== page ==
Anti-abortion march crowds Capitol as bill to codify abortion access heads to state Senate

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On the 50th anniversary of the U.S. Supreme Court’s — since overturned — Roe v. Wade decision, the state’s self-proclaimed “oldest and largest” anti-abortion organization took to the Capitol Mall Sunday afternoon to protest the Protect Reproductive Options (PRO) Act, a bill that would codify abortion access in Minnesota.

The bill passed in the House late last week and is now in the hands of the Senate Rules and Administration Committee. Supporters say it will clear up the legal landscape; opponents, like those at the Capitol, say it goes too far.

Minnesota Citizens Concerned for Life (MCCL) led the march in front of the Capitol Sunday, urging lawmakers to reject “extreme legislation” including the PRO Act.

“Certainly there are many who believe that exceptions for rape and incest and the life of the mother are reasonable exceptions, so we have normally allowed that, but this bill, the PRO Act, does not allow any exceptions. It is completely unrestricted, even up to the moment of birth,” MCCL co-Executive Director Cathy Blaeser said.

“You know, I think the really big picture here is like, this isn’t the role of the government,” Megan Peterson, executive director of the St. Paul-based nonprofit Gender Justice, said in opposition.

Unlike MCCL, Gender Justice is in support of the PRO Act.

“When the Minnesota Supreme Court said in 1995, in the Doe V. Gomez decision, that it’s not the government’s role to place a thumb on the scale in support of one pregnancy outcome over the other, they recognized that if a government can essentially force someone to stay pregnant, what stops a government in the future from not allowing people to be pregnant or forcing people to get abortions?” Peterson expressed.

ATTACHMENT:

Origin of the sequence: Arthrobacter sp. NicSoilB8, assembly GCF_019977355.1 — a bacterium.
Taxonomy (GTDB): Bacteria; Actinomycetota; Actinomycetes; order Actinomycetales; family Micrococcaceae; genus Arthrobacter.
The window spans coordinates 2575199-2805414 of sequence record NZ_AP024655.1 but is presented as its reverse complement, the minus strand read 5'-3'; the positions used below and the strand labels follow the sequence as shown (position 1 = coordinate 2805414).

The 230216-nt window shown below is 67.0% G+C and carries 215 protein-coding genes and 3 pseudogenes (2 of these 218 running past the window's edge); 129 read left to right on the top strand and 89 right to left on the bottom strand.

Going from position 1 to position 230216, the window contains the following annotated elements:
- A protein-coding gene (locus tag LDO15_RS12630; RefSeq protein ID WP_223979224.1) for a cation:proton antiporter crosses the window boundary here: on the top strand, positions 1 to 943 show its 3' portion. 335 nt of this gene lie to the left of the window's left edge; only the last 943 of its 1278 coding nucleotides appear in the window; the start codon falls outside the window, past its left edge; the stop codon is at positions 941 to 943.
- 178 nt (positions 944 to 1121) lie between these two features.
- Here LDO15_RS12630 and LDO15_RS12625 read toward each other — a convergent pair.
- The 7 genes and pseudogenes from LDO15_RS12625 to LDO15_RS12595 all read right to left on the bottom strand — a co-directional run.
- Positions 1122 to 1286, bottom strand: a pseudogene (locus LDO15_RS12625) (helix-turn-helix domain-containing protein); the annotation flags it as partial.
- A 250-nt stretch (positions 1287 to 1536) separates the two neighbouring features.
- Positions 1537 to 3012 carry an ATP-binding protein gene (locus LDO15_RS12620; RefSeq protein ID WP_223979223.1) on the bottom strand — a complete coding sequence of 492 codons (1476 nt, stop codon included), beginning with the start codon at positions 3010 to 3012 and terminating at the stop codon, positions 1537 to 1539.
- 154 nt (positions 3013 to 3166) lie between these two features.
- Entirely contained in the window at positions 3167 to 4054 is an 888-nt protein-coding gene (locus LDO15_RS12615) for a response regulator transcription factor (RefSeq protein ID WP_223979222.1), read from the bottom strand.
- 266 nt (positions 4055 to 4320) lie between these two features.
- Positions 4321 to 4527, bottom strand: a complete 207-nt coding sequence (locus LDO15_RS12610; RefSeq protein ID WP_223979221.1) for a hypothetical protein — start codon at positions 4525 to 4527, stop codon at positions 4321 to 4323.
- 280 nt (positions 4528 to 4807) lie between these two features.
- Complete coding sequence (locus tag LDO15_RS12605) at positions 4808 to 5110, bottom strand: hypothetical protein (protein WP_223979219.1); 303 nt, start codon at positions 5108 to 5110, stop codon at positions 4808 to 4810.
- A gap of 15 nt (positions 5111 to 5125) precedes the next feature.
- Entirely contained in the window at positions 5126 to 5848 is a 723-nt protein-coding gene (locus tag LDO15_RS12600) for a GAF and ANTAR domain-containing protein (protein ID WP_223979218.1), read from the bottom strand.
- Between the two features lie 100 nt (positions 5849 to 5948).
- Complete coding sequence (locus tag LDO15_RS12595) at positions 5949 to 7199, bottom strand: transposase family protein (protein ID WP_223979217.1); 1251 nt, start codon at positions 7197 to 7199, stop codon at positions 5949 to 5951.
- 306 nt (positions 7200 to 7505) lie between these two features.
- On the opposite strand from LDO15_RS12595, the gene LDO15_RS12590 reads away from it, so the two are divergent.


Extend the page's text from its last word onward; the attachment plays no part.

Peterson also supports a bill referred to as the Reproductive Freedom Codification Act, which would repeal any remaining statutes that restrict abortion access. She said together, the bills would make it more difficult to pass restrictions in the future.

“We don’t need special laws, kind of singling out abortion as something different from health care,” Peterson argued.

Blaeser, in contrast, believes the government should play a role in pregnancy decisions.

“Well, even the U.S. Supreme Court says that the government has interest in potential life of a human being, the life of a future citizen,” Blaeser said when asked what that role should be.

Even with some clear opposition from the Capitol steps, Peterson said she’s confident the PRO Act will become law.

“That’s in part because Minnesota voters spoke through this election. They spoke at the doors during the campaign season. They spoke when they turned out to vote, and they are crystal clear. They were scared by what happened with the Supreme Court in June,” Peterson said.

Blaeser recognized the challenge of passing anti-abortion legislation with DFL-controlled Legislative and Executive branches, but said she believes the bill, as it stands, to be too “extreme” for Minnesota.

“We have many amendments against this, but with a pro-abortion legislature and a pro-abortion governor, it’s very difficult for us to proactively pass legislation, but Minnesotans do not want such an extreme bill,” Blaeser said.

Check back for updates as 5 EYEWITNESS NEWS follows the PRO Act’s movement in the Minnesota Senate. Click here for more political news.